The group has picked some fantastic topics. I will be presenting:
“Census Hurdles: How to Jump Over or Go Around”
“From Deeds to Dirt: Case Studies in Analyzing Research with Maps”
“Cluster Research and the Fan Principle: Finding Your Ancestors through their Friends, Associates, and Neighbors”
“The Heart of it All: Migration Research Methods”
This seminar will begin with some foundational research record sets and methodology (censuses and maps), and then build on those lectures in the afternoon with two methodology lectures. The “Cluster Research” lecture will explain the FAN Club principle (thank you Elizabeth Shown Mills) and demonstrate some of the best methods for identifying your ancestors’ FAN club. The second, “The Heart of it All” will bring together all of the records, techniques and methodologies from the day into a final case study on determining one family’s migration route and their reason for moving.
I’m looking forward to this opportunity and I hope to see some of you there!
We are taught in genealogy lectures to examine our ancestors’ friends, associates and neighbors because often people associated with relatives and/or moved to different locations with of associates who were not relatives. In pondering this concept and comparing it to my current situation, I am struck by how different our lives and connections are now than they were for our ancestors.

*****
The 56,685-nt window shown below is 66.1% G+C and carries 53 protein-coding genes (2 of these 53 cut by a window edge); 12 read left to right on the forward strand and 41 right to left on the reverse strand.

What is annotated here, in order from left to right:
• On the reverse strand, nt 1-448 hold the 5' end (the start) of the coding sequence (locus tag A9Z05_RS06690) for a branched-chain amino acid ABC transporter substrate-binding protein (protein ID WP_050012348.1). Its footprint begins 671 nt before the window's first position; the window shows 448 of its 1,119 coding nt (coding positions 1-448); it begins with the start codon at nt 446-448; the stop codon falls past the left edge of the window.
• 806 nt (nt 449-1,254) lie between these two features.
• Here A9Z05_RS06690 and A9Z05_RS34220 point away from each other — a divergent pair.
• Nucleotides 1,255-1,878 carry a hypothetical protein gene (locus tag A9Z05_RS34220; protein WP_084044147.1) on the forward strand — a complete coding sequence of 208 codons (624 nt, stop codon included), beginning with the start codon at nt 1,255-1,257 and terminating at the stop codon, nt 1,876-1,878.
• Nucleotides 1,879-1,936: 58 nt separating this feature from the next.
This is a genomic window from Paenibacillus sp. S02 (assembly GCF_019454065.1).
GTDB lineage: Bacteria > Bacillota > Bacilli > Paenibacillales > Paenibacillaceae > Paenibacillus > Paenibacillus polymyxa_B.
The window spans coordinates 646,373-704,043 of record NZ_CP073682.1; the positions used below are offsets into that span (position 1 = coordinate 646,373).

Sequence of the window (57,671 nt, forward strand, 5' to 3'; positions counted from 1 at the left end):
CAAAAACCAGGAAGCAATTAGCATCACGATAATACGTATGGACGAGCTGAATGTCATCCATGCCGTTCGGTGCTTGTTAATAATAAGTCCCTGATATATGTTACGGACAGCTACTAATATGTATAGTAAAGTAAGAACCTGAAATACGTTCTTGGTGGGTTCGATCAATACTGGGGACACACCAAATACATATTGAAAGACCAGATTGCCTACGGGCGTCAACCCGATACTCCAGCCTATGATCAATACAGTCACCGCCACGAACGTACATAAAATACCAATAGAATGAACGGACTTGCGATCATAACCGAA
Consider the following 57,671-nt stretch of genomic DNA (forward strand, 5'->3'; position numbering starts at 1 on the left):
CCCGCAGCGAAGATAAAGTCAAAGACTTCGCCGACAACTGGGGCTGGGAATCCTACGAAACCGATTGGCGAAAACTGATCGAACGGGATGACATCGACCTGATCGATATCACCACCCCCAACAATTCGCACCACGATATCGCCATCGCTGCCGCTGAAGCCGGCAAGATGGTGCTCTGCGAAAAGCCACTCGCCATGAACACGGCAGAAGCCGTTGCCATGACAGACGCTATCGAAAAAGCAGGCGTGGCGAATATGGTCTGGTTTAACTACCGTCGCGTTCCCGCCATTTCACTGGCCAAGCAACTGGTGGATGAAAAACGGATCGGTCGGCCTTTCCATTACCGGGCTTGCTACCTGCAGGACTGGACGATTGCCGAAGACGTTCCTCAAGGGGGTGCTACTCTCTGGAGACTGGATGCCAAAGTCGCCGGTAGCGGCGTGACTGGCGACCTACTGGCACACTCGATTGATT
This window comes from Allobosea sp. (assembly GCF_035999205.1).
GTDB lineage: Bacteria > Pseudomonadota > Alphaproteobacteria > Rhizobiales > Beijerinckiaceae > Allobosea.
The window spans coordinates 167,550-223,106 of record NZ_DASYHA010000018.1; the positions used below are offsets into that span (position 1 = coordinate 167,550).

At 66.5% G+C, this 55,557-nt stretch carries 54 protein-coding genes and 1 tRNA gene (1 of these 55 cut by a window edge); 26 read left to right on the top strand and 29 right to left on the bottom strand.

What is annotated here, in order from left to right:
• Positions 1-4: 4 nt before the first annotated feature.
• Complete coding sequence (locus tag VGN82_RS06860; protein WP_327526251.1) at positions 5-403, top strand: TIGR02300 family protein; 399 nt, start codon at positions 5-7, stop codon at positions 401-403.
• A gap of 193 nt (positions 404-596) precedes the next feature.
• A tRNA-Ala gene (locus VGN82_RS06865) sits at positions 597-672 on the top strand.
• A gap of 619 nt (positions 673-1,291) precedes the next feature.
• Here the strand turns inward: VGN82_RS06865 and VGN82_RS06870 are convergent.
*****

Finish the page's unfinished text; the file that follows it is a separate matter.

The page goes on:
No one moved with us. It was my husband and myself, our two kids and four pets. Our nearest relatives now live over 3 hours away, relatives we are getting reacquainted with but that we weren’t really close to prior to moving. The only people we knew in Austin were acquaintances, our realtor, and I happened to know of a few genealogists in the area as well. My husband doesn’t have an actual office yet at the building here because the project is so brand new they aren’t done building it and organizing all of the employees on the project yet, so no real work friends for him yet. The point being that if you tried to find a “FAN Club” reason for our move you couldn’t.¹
I imagine to future researchers the migration patterns of today look a lot different, more confusing perhaps than those of our ancestors. Generally speaking, the patterns of US migration generally move from the east coast to the west. (I know this is a big generalization and I have several exceptions in my research.) Also, generally you can locate groups of people who migrated together. I’m sure it happens today, but I would guess not as much. We are a lot more independent, less support is needed from our family and neighbors for survival. From grocery stores to gas stations, indoor plumbing to wi-fi, we generally have everything we need or can find it for ourselves.
Does it feel more isolated? Or maybe it’s just me still adapting to a move and still finding my new network of friends, associates and neighbors. Don’t worry. We are adapting. My next posts will be on how we are working to build our new FAN club.